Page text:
Wednesday, March 20, 2013

Mortality II: Strong, Brave, Weak, Scared

Serious illness is often met with words like "courageous," or "strong." These are qualities that are worth cultivating. They are, I'll agree, virtues.

I find myself wondering what that looks like. There are ways that my education lets me distract myself with questions of "performance." Performance theory, which has to do with all our roles in life, not just what happens on a stage, has me asking questions of myself, "how does one perform 'courage'?" Or "how shall I convey 'strength'?"

Which isn't to say courage and strength are simply poses we strike. They may be, or they may be learned, practiced, embodied qualities, just as learning, for example, good customer service skills. There are authentic performances we give every day.

And I ask myself these questions because I think how we face personal issues like a mass on a pancreas (which isn't cancerous, I remind myself constantly) is or can be some kind of witness or even model to those around us. I mean that religiously and without religion. I do find my faith to give me a certain perspective on this event and I want to "perform" that well. I think courage and strength are part of that witness. I also think it's helpful to other people, regardless of religion, to see a way to react to life-threatening news that isn't simply falling apart. Not that there's anything wrong with that.

Because honestly, during that period between hearing "you have a mass on your pancreas" and hearing, "ti's not cancer," I can't say I was completely on board with the strong and brave thing. I don't know that I ever really fell apart, but I definitely had a few days there where I was trying to decide how to live out whatever months/weeks I might yet have. That's scary. And a little infuriating. But then we probably know that fear and anger are often sibling emotions, if not two sides of the same coin.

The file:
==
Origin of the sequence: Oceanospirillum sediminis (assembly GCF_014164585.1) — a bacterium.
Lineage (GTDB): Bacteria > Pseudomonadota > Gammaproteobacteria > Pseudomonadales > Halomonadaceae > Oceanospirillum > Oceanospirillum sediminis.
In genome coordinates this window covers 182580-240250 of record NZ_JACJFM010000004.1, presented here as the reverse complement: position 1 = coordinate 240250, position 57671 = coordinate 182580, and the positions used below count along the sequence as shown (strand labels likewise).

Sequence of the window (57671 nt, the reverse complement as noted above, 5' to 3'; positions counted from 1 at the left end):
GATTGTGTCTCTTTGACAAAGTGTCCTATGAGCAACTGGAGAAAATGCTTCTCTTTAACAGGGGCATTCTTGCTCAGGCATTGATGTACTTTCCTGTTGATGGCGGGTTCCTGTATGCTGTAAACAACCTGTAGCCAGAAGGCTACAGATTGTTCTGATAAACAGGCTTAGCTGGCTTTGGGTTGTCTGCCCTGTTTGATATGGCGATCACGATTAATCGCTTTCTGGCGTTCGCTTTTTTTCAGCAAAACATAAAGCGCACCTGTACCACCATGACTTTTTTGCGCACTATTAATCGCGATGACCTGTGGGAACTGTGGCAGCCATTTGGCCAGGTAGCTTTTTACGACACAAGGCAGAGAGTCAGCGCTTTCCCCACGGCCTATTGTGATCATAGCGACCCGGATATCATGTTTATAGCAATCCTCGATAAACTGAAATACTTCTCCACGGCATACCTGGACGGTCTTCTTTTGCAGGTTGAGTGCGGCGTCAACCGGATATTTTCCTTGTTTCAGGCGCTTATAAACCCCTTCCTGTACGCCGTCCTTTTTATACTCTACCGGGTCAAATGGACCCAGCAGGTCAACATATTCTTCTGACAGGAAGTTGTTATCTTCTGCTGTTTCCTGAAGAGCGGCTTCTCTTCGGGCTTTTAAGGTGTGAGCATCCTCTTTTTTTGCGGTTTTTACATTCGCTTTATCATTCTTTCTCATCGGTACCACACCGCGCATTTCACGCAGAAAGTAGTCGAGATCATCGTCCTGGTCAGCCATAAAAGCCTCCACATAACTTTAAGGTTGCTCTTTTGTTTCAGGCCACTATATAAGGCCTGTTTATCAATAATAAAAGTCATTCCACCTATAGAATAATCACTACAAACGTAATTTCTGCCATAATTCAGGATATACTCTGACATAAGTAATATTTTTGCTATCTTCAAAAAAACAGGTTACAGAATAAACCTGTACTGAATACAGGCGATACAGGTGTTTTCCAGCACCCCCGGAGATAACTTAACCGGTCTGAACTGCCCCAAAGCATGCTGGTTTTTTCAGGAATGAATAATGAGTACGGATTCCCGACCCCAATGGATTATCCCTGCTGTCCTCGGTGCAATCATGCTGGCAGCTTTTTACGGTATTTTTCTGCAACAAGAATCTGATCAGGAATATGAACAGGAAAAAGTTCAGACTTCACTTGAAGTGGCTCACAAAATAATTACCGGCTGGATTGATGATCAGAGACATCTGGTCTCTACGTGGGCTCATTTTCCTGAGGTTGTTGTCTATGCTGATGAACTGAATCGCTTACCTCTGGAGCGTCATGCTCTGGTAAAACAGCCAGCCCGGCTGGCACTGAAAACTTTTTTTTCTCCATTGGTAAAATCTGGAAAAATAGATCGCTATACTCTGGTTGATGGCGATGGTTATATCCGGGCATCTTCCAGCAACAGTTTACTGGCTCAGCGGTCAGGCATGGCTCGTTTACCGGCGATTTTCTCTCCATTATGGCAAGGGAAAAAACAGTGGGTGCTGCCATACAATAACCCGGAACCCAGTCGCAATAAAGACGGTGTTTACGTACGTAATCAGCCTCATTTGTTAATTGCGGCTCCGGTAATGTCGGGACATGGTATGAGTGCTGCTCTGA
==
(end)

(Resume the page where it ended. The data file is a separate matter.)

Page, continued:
Mixing metaphors aside, I began to think that there is also a witness in admitting to being vulnerable and scared. To say anything else is, indeed, play-acting, performing in a less authentic sense of the word. As I like to say, denial is a defense mechanism and we sometimes need defenses, but I also know that's not a place to stay. If I'm to be strong and brave, there's a journey to make through admitting that I'm weak, vulnerable, scared.

And really, if the situation isn't scary, what do I need courage for?

In general, I'm doing pretty well. I think. I feel I'm doing pretty well.

But the surgeon has to tell you all the ways things can go wrong and so I know there are ways the coming operation can go terribly wrong. I remind myself all day long that the terribly wrong ways things can go are also not all that likely. I have an experienced surgeon who does this surgery regularly. There's every reason to believe I'll be just another uneventful day in the office for him.

All of which to say: I wish to be strong and brave, even while admitting I'm weak and scared. I want to be truthful about both ends of that emotional spectrum. I swing between both ends a couple times a day.

I also wish, and I'll end on this note, to both warn and confess to the friends closest around that this swinging is going on. They probably already know. They should also know  . . . no, I won't do this in a passive voice.

Friends, you are the reasons I can find the courageous end of the spectrum. Thank you for being there through the weak and scared moments. Forgive me if I happen to swing too quickly between the two ends.

That's all.

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